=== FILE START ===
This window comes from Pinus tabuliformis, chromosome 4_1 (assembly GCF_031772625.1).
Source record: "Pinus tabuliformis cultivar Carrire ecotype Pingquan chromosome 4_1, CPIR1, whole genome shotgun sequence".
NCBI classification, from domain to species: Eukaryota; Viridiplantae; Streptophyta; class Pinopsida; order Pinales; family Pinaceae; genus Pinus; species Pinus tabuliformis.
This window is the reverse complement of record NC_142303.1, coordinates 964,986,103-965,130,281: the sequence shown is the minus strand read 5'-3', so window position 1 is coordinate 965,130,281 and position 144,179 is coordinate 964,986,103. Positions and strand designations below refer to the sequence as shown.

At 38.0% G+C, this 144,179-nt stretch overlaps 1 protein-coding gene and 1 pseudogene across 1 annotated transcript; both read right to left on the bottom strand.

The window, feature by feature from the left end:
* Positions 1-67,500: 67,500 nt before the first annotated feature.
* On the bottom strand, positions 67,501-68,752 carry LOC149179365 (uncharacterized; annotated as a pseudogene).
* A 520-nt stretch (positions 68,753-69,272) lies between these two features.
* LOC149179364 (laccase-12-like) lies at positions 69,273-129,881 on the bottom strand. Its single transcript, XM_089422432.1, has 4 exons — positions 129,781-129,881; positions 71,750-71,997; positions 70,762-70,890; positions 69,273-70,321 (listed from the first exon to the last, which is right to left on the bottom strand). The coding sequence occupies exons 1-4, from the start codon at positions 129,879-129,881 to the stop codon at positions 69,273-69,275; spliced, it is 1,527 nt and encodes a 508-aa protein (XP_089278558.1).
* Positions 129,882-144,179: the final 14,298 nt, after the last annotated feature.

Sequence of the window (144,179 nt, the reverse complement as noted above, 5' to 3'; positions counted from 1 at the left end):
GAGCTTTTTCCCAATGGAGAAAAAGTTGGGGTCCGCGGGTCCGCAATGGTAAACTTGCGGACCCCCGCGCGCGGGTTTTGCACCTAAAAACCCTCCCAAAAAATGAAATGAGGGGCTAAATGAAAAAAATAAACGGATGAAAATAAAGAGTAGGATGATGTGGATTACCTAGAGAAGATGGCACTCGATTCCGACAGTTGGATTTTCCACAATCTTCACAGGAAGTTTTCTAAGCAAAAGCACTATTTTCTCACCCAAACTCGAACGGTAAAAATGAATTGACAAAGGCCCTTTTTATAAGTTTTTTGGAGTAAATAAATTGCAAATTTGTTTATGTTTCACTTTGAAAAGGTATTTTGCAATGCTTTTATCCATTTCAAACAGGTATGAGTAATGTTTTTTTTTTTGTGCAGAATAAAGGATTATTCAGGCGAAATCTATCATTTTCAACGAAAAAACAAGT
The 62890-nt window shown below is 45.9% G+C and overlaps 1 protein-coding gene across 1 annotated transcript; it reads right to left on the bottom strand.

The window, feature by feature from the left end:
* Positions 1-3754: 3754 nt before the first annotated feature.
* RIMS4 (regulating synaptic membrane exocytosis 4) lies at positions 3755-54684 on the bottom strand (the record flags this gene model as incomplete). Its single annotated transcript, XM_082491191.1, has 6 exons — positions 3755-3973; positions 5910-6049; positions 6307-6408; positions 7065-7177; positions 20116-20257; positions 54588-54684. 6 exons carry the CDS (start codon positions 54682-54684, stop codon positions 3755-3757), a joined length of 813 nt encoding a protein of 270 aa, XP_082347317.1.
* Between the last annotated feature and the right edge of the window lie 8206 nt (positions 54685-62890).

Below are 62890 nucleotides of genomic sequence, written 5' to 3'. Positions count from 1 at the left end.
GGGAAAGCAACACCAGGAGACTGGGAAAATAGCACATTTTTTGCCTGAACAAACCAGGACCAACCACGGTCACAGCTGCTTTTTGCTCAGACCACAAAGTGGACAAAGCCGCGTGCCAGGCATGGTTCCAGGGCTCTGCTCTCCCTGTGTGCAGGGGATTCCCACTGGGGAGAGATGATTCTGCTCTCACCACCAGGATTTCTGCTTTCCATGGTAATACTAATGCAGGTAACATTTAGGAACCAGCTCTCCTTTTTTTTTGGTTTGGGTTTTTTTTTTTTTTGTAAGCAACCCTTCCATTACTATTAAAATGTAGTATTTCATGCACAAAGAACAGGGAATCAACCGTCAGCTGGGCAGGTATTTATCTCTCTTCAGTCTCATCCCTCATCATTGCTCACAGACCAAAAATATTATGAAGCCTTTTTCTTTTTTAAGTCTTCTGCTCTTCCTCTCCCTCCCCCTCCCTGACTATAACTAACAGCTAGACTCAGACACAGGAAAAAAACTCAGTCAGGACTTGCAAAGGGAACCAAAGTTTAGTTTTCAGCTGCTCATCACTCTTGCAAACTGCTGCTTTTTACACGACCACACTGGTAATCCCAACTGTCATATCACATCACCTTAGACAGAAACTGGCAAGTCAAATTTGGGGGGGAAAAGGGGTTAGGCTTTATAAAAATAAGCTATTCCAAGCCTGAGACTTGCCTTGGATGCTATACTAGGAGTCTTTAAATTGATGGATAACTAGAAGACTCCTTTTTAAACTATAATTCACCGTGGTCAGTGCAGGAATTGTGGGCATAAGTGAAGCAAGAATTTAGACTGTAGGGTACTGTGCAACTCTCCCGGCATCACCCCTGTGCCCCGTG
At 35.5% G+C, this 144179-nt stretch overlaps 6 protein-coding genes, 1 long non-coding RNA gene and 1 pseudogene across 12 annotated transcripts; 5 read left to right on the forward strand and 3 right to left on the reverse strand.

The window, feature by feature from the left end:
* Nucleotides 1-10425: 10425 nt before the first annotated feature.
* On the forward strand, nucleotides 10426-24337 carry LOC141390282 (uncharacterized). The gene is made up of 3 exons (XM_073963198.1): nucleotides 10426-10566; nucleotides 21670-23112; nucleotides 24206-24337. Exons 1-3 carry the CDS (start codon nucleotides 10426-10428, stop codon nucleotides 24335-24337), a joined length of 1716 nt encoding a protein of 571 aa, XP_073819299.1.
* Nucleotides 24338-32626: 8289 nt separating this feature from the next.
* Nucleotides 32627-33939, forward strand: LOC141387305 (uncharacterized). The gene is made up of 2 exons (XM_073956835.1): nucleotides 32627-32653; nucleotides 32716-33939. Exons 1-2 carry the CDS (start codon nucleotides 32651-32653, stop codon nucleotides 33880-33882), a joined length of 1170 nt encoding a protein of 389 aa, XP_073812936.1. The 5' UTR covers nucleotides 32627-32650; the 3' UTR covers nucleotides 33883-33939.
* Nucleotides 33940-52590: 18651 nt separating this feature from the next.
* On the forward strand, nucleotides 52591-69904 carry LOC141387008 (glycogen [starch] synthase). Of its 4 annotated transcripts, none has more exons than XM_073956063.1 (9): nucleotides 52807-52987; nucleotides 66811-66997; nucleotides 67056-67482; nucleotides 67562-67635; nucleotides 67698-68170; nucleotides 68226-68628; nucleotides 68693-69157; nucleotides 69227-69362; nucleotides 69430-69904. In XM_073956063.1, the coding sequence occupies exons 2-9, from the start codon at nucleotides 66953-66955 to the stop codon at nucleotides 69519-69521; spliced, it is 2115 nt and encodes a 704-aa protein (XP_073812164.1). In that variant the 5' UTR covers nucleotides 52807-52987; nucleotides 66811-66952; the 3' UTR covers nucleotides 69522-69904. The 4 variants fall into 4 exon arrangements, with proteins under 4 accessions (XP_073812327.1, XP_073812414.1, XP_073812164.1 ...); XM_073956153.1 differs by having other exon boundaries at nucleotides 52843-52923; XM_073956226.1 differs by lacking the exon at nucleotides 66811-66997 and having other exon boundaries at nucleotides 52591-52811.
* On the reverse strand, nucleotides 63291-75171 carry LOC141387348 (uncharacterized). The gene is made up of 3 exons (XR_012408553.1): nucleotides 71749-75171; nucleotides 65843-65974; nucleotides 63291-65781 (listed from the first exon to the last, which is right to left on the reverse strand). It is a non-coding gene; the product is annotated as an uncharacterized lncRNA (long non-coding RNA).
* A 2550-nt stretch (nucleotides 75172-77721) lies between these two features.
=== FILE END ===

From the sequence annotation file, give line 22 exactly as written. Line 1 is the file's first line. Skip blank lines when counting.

The window, feature by feature from the left end: